Key updates addressing earthquake probability and response in Utah have been added to the second edition of Roots. A 2016 report from the Working Group on Utah Earthquake Probabilities compiled scientific data to create an “earthquake forecast” for the Wasatch Front. This group determined that there is a 1-in-2 chance (essentially a coin flip) of one or more earthquakes of magnitude 6.0 or larger in the Wasatch Front region in the next 50 years. Additionally, a 2015 report led by the Earthquake Engineering Research Institute and partners indicates the potential losses from a magnitude 7.0 earthquake on the Salt Lake City segment of the Wasatch fault, including economic losses, casualties, and impacts to infrastructure. This report has chilling implications, and the potential impacts have only worsened over time. These facts about our earthquake hazard in Utah are jarring, but knowledge is power, and with proper knowledge, we can address these big issues.
A significant problem for Utah with regards to earthquakes is our history of constructing buildings and homes using unreinforced masonry, mostly as brick. The second edition of Roots includes an in-depth explanation of what unreinforced masonry construction is, how to identify it, how it performs poorly when shaken by earthquakes, and how Utah came to have so much of this dangerous construction for an area with high earthquake hazard. This issue is important in Utah, and one that the USSC has been working hard on for decades. Two recent reports highlighted in the second edition of Roots include the Wasatch Front Unreinforced Masonry Risk Reduction Strategy and the Utah K-12 Public Schools Unreinforced Masonry Inventory. This new information aims to educate readers, inspire them to take proactive steps for themselves and their communities, and to improve unreinforced homes and buildings for all.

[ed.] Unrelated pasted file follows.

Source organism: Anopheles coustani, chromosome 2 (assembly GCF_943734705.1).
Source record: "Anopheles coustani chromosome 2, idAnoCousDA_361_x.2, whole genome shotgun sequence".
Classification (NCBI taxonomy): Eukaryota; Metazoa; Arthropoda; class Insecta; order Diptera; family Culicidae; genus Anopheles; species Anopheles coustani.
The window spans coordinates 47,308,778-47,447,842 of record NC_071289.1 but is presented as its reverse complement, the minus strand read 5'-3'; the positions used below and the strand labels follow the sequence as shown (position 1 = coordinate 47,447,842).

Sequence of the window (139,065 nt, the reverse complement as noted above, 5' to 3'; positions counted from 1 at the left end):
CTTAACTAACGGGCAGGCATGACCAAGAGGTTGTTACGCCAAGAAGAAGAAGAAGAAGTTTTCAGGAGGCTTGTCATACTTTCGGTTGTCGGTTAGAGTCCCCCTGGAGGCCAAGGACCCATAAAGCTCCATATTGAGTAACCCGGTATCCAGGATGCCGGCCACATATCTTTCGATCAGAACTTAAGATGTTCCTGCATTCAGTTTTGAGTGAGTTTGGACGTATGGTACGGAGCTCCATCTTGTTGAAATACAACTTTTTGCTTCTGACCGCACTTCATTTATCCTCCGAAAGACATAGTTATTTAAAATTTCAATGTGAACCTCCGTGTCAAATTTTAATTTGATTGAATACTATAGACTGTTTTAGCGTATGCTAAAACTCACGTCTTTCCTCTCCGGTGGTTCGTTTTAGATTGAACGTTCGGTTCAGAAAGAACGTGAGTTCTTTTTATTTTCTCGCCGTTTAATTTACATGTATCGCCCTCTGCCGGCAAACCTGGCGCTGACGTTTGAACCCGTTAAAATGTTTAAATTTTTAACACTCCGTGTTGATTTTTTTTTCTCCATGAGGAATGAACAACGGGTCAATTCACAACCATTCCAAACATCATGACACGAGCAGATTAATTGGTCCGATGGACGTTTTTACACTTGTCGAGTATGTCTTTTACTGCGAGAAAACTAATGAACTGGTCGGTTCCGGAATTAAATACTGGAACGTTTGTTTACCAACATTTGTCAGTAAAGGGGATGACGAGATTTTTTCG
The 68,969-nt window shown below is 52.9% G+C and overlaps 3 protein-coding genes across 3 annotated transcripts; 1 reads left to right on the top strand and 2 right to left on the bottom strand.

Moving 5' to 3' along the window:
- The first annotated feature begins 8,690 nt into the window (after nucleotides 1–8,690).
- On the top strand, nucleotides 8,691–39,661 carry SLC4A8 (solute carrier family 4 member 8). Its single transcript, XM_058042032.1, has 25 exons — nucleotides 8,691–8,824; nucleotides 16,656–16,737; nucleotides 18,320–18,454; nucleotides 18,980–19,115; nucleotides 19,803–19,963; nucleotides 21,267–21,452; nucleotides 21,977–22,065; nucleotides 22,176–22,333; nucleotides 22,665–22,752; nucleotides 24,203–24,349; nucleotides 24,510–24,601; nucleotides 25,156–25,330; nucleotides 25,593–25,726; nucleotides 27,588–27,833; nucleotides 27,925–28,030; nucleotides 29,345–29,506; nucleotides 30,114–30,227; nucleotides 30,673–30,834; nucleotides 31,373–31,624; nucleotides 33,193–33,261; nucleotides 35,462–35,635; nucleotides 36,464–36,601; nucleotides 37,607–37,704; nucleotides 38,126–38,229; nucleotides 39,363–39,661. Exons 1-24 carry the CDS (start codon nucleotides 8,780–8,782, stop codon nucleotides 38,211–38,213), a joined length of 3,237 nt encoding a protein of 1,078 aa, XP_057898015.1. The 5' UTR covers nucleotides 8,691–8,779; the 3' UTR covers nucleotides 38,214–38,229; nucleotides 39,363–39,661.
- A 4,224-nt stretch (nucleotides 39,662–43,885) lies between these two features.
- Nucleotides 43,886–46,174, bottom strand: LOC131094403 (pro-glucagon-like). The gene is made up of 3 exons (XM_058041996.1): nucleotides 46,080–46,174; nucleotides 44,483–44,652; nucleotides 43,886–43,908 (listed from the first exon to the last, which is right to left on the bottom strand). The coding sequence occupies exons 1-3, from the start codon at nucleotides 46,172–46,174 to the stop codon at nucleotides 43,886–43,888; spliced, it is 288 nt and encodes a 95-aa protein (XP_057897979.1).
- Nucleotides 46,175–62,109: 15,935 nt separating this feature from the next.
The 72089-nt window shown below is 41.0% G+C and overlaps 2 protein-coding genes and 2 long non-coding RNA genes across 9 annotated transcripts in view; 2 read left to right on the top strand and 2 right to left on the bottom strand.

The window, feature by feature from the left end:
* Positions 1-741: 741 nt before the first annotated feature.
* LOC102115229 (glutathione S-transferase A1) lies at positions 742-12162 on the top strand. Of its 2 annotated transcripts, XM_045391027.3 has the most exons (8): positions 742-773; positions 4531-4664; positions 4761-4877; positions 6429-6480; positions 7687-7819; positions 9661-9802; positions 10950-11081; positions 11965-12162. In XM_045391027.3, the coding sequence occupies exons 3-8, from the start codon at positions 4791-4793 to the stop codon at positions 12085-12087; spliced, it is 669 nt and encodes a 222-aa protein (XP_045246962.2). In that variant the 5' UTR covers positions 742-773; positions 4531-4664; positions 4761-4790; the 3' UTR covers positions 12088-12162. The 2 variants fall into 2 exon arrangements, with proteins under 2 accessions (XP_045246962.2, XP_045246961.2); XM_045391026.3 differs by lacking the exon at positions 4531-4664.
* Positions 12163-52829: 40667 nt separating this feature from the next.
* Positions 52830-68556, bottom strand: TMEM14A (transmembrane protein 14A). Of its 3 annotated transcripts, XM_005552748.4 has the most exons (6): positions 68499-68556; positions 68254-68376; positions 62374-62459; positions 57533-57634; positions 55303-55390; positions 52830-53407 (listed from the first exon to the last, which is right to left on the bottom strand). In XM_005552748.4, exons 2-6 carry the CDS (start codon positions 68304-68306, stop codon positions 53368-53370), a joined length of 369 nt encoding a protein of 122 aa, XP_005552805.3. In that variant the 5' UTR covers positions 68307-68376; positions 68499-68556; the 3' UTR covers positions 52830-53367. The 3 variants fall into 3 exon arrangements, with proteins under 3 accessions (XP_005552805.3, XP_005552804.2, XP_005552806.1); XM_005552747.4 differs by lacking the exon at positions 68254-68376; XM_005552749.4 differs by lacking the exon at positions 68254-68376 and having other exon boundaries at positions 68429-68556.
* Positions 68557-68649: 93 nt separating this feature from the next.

This new edition of Roots includes a new page discussing a technology called “earthquake early warning.” Earthquakes cannot be predicted, but earthquake early warning technology can detect earthquakes quickly and broadcast a warning of the predicted arrival times of ground motion (shaking) and the severity (intensity) of shaking in the general region of the earthquake epicenter. Even if only seconds before strong shaking arrives, alerts can prompt critical actions to protect life and property. The technology has been used for decades in countries like Mexico, Japan, and Chile, and is currently being implemented in California, Oregon, and Washington. In the 2022 Utah legislative session, the UGS, University of Utah Seismograph Stations, and the DEM were funded to do a feasibility study for an earthquake early warning system in Utah to determine how this technology could be most effectively used in the Beehive State. The informational page in the second edition of Roots aims to educate the public about this technology and what it could mean for Utah.
The second edition of Roots is available as a print copy for free at the Natural Resources Map & Bookstore, and online as a PDF document, as well as in an online interactive version. Copies will be distributed among agencies of the Utah Seismic Safety Commission, including the Division of Emergency Management and the University of Utah Seismograph Stations. The UGS is currently working on creating a Spanish language version, with the goal of translating into other languages in the future. The USSC plans to update Roots as new scientific data is gathered and analyzed, best practices change, and the public asks for more information. Please take some time to read through Roots, and also visit earthquakes.utah.gov for any additional questions or information about earthquake hazards in Utah.